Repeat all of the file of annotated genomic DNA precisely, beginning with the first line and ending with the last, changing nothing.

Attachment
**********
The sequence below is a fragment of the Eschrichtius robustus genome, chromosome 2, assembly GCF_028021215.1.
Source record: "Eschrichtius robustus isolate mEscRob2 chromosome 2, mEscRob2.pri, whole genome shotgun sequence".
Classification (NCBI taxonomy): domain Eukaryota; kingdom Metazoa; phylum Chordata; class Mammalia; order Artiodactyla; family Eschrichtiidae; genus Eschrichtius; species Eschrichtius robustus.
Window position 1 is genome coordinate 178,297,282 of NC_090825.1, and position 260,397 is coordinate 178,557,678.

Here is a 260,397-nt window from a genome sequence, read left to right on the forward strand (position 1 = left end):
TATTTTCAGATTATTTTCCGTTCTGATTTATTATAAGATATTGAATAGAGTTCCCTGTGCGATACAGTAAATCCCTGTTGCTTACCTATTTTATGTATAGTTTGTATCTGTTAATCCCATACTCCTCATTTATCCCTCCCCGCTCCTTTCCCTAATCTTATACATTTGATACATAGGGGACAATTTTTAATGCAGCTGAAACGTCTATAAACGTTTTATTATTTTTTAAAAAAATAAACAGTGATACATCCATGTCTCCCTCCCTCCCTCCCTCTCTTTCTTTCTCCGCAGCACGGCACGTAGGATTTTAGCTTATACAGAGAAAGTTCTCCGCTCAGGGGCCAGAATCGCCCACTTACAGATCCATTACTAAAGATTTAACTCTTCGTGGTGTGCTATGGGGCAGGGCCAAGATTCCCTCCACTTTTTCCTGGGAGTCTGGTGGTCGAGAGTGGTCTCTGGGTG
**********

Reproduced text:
The sequence below is a fragment of the Eschrichtius robustus genome, chromosome 2, assembly GCF_028021215.1.
Source record: "Eschrichtius robustus isolate mEscRob2 chromosome 2, mEscRob2.pri, whole genome shotgun sequence".
Classification (NCBI taxonomy): domain Eukaryota; kingdom Metazoa; phylum Chordata; class Mammalia; order Artiodactyla; family Eschrichtiidae; genus Eschrichtius; species Eschrichtius robustus.
Window position 1 is genome coordinate 178,297,282 of NC_090825.1, and position 260,397 is coordinate 178,557,678.

Here is a 260,397-nt window from a genome sequence, read left to right on the forward strand (position 1 = left end):
TATTTTCAGATTATTTTCCGTTCTGATTTATTATAAGATATTGAATAGAGTTCCCTGTGCGATACAGTAAATCCCTGTTGCTTACCTATTTTATGTATAGTTTGTATCTGTTAATCCCATACTCCTCATTTATCCCTCCCCGCTCCTTTCCCTAATCTTATACATTTGATACATAGGGGACAATTTTTAATGCAGCTGAAACGTCTATAAACGTTTTATTATTTTTTAAAAAAATAAACAGTGATACATCCATGTCTCCCTCCCTCCCTCCCTCTCTTTCTTTCTCCGCAGCACGGCACGTAGGATTTTAGCTTATACAGAGAAAGTTCTCCGCTCAGGGGCCAGAATCGCCCACTTACAGATCCATTACTAAAGATTTAACTCTTCGTGGTGTGCTATGGGGCAGGGCCAAGATTCCCTCCACTTTTTCCTGGGAGTCTGGTGGTCGAGAGTGGTCTCTGGGTG